Domestic workers, such as caregivers and nannies, make all forms of other work possible and play an increasingly significant role in the U.S. economy. However, a new national study found, on average, domestic workers earn little more than minimum wage and few receive benefits like Social Security, health insurance or paid sick days.
Late Sunday night California Gov. Jerry Brown (D) vetoed the California Domestic Workers' Bill of Rights and TRUST Act. The TRUST Act would have prevented a deeply flawed federal deportation program from tearing apart more California families, diverting important resources and costing the state millions of dollars.
The governor's midnight veto of the California Domestic Workers' Bill of Rights “does not shake our commitment to winning in California or building a national movement,” said the National Domestic Workers Alliance (NDWA), in a statement released Monday. The group vowed to carry on the fight for the workplace rights of the state’s 200,000 domestic service workers.
Even in the face of setbacks like this one, our movement for dignity, respect and labor protections for domestic workers grows stronger. We know that our work to make the world a more just place for domestic workers—and for all of us—is the work of a lifetime. And one governor’s poor decision will not derail us.
If you're a progressive activist seeking to make economic change, delving into the role of "derivatives" or other arcane discussions likely results in blank stares. Which is why Erica Payne, founder of the Agenda Project says that progressives need to cut through the right-wing noise and talk about what's really happening to the U.S. economy. For Payne, explaining the recession isn't complicated: "A bunch of rich privileged guys stole our money."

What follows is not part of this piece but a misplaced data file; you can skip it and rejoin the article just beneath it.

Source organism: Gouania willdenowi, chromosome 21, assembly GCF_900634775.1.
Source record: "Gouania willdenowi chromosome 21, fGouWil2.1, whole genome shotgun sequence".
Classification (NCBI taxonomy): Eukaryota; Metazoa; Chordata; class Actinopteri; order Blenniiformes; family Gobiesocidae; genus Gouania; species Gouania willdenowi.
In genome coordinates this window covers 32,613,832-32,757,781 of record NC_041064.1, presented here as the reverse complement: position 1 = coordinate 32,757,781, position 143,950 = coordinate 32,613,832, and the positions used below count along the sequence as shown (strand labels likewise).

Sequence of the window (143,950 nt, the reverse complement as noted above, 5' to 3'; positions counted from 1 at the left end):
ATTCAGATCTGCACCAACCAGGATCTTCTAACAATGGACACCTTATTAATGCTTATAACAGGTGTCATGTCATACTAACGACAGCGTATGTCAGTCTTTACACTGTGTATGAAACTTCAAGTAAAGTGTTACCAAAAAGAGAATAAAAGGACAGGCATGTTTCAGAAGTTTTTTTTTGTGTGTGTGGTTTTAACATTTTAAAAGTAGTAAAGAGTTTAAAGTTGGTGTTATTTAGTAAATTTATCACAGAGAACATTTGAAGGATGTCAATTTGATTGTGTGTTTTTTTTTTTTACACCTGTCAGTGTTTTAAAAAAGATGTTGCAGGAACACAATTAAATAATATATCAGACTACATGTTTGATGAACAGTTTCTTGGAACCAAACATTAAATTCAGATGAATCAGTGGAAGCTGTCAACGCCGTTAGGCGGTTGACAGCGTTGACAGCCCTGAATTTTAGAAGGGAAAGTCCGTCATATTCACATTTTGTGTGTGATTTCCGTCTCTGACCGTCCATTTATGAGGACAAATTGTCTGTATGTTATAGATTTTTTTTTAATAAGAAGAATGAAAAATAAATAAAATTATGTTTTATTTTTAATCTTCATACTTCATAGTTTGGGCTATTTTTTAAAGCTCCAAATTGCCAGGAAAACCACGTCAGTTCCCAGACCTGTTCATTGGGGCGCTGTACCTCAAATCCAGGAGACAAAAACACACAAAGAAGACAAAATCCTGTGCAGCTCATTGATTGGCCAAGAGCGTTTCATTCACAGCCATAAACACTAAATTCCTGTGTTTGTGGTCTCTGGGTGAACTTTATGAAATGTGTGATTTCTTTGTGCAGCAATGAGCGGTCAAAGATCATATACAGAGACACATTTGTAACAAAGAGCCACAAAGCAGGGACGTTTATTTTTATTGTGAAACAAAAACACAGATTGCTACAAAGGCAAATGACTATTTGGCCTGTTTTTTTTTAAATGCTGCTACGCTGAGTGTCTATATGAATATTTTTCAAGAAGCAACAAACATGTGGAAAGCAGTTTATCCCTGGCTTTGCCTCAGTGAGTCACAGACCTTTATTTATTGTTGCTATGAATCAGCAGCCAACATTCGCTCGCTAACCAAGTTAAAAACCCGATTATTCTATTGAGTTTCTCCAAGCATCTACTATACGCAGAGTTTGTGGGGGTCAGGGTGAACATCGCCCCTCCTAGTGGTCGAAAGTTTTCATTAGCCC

Mother's Day in California will be extra special this Sunday, as working families, students and elected officials honor mothers by recognizing the role of domestic workers in our households. The events coincide with the launch of video highlighting the work of domestic workers around the state and the need for the Domestic Workers Bill of Rights.
Ai-jen Poo director of the National Domestic Workers Alliance (NDWA), and Dulce Matuz, president of the Arizona DREAM Act Coalition, have been named to the 2012 Time 100 list of the 100 most influential people in the world.
At this morning’s Take Back the American Dream conference plenary, Ai-jen Poo, director of the National Domestic Workers Alliance (NDWA), told the audience that the people who care for others are a national treasure, but the nation has yet to adequately value their work. Poo described the situation of one domestic worker who cared for a disabled child 18 hours a day, six days a week for less than $3 an hour—and who was fired without notice, leaving her homeless overnight.
Saying “a worker is a worker,” Bhairavi Desai, executive director of the New York Taxi Workers Alliance (NYTWA), and several taxi drivers from New York City today told the AFL-CIO Executive Council they want to be a part of the national labor federation.